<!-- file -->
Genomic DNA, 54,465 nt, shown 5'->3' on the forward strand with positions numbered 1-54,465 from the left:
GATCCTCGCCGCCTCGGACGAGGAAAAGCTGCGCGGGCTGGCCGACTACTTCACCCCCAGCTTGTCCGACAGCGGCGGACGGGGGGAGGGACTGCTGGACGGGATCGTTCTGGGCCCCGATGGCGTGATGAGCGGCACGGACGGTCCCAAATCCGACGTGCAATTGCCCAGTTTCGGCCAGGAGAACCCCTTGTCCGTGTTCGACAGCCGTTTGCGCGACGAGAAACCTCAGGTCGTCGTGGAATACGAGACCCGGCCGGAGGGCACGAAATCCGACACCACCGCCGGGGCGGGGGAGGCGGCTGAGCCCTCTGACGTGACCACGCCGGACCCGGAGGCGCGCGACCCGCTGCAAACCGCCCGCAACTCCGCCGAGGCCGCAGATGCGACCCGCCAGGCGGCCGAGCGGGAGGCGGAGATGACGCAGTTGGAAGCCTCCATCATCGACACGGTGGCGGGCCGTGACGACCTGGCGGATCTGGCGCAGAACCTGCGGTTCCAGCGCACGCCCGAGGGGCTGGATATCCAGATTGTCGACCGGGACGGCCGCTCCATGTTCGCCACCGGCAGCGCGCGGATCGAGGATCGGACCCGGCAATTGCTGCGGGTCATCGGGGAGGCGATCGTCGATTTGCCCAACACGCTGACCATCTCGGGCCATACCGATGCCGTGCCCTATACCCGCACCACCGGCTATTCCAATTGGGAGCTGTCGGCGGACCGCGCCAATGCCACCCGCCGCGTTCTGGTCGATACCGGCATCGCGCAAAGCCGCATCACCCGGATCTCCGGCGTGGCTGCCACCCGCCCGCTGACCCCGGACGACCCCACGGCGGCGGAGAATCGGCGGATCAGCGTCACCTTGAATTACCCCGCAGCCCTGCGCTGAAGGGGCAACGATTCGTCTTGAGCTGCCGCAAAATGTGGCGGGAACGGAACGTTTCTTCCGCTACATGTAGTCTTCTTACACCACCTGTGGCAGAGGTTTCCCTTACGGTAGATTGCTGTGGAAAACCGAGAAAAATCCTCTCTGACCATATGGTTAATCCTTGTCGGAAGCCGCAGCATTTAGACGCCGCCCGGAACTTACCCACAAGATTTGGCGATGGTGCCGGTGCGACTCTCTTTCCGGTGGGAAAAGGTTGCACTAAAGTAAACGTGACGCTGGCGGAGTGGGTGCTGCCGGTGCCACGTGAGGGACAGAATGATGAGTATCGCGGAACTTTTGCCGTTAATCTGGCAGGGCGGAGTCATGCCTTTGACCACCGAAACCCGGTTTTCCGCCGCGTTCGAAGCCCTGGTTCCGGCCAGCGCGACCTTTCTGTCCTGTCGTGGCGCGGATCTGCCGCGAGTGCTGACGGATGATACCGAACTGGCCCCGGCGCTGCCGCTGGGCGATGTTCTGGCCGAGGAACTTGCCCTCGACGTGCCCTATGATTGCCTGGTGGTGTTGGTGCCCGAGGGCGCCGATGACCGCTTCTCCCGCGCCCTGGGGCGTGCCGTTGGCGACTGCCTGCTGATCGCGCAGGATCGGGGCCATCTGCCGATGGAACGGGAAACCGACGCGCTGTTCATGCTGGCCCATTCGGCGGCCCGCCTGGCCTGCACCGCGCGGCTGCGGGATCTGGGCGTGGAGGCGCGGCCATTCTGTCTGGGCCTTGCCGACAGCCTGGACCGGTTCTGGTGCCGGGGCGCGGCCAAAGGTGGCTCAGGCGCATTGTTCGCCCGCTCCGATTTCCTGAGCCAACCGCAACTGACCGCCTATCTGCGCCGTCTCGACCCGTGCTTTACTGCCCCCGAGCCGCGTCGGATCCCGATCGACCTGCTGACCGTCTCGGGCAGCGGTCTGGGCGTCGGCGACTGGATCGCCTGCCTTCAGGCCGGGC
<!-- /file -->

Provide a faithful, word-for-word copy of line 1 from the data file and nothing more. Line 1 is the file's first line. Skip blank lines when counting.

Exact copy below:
Genomic DNA, 54,465 nt, shown 5'->3' on the forward strand with positions numbered 1-54,465 from the left: